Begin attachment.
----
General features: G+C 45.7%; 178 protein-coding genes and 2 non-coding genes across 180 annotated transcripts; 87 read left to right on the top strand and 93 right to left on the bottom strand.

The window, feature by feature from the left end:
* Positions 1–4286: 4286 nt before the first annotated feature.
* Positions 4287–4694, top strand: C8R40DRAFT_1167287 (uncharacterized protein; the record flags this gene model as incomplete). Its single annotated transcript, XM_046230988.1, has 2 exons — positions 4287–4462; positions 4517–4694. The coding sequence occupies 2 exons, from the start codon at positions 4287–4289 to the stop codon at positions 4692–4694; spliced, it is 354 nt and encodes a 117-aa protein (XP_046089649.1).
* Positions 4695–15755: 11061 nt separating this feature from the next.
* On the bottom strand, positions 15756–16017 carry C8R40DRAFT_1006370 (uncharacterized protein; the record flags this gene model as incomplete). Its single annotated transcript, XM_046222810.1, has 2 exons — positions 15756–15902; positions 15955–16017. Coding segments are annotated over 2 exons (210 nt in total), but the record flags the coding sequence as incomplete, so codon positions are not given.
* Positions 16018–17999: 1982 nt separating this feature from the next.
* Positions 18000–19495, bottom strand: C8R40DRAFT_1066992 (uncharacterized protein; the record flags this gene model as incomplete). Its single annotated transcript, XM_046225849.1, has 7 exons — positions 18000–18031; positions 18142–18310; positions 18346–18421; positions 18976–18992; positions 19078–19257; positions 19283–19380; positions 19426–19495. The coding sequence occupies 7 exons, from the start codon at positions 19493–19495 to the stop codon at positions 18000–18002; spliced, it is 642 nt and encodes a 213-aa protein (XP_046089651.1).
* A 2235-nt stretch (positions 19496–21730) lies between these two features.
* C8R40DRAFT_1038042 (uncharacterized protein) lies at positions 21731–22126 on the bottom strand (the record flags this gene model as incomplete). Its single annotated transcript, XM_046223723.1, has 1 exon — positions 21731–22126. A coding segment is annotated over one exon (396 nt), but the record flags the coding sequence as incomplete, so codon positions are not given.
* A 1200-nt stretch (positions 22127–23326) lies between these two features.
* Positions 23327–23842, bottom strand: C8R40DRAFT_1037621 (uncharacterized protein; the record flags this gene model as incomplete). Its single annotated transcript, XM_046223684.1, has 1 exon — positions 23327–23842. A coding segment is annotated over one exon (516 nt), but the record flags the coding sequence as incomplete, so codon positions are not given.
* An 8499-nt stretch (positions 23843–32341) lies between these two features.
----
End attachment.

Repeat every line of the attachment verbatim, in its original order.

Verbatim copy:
General features: G+C 45.7%; 178 protein-coding genes and 2 non-coding genes across 180 annotated transcripts; 87 read left to right on the top strand and 93 right to left on the bottom strand.

The window, feature by feature from the left end:
* Positions 1–4286: 4286 nt before the first annotated feature.
* Positions 4287–4694, top strand: C8R40DRAFT_1167287 (uncharacterized protein; the record flags this gene model as incomplete). Its single annotated transcript, XM_046230988.1, has 2 exons — positions 4287–4462; positions 4517–4694. The coding sequence occupies 2 exons, from the start codon at positions 4287–4289 to the stop codon at positions 4692–4694; spliced, it is 354 nt and encodes a 117-aa protein (XP_046089649.1).
* Positions 4695–15755: 11061 nt separating this feature from the next.
* On the bottom strand, positions 15756–16017 carry C8R40DRAFT_1006370 (uncharacterized protein; the record flags this gene model as incomplete). Its single annotated transcript, XM_046222810.1, has 2 exons — positions 15756–15902; positions 15955–16017. Coding segments are annotated over 2 exons (210 nt in total), but the record flags the coding sequence as incomplete, so codon positions are not given.
* Positions 16018–17999: 1982 nt separating this feature from the next.
* Positions 18000–19495, bottom strand: C8R40DRAFT_1066992 (uncharacterized protein; the record flags this gene model as incomplete). Its single annotated transcript, XM_046225849.1, has 7 exons — positions 18000–18031; positions 18142–18310; positions 18346–18421; positions 18976–18992; positions 19078–19257; positions 19283–19380; positions 19426–19495. The coding sequence occupies 7 exons, from the start codon at positions 19493–19495 to the stop codon at positions 18000–18002; spliced, it is 642 nt and encodes a 213-aa protein (XP_046089651.1).
* A 2235-nt stretch (positions 19496–21730) lies between these two features.
* C8R40DRAFT_1038042 (uncharacterized protein) lies at positions 21731–22126 on the bottom strand (the record flags this gene model as incomplete). Its single annotated transcript, XM_046223723.1, has 1 exon — positions 21731–22126. A coding segment is annotated over one exon (396 nt), but the record flags the coding sequence as incomplete, so codon positions are not given.
* A 1200-nt stretch (positions 22127–23326) lies between these two features.
* Positions 23327–23842, bottom strand: C8R40DRAFT_1037621 (uncharacterized protein; the record flags this gene model as incomplete). Its single annotated transcript, XM_046223684.1, has 1 exon — positions 23327–23842. A coding segment is annotated over one exon (516 nt), but the record flags the coding sequence as incomplete, so codon positions are not given.
* An 8499-nt stretch (positions 23843–32341) lies between these two features.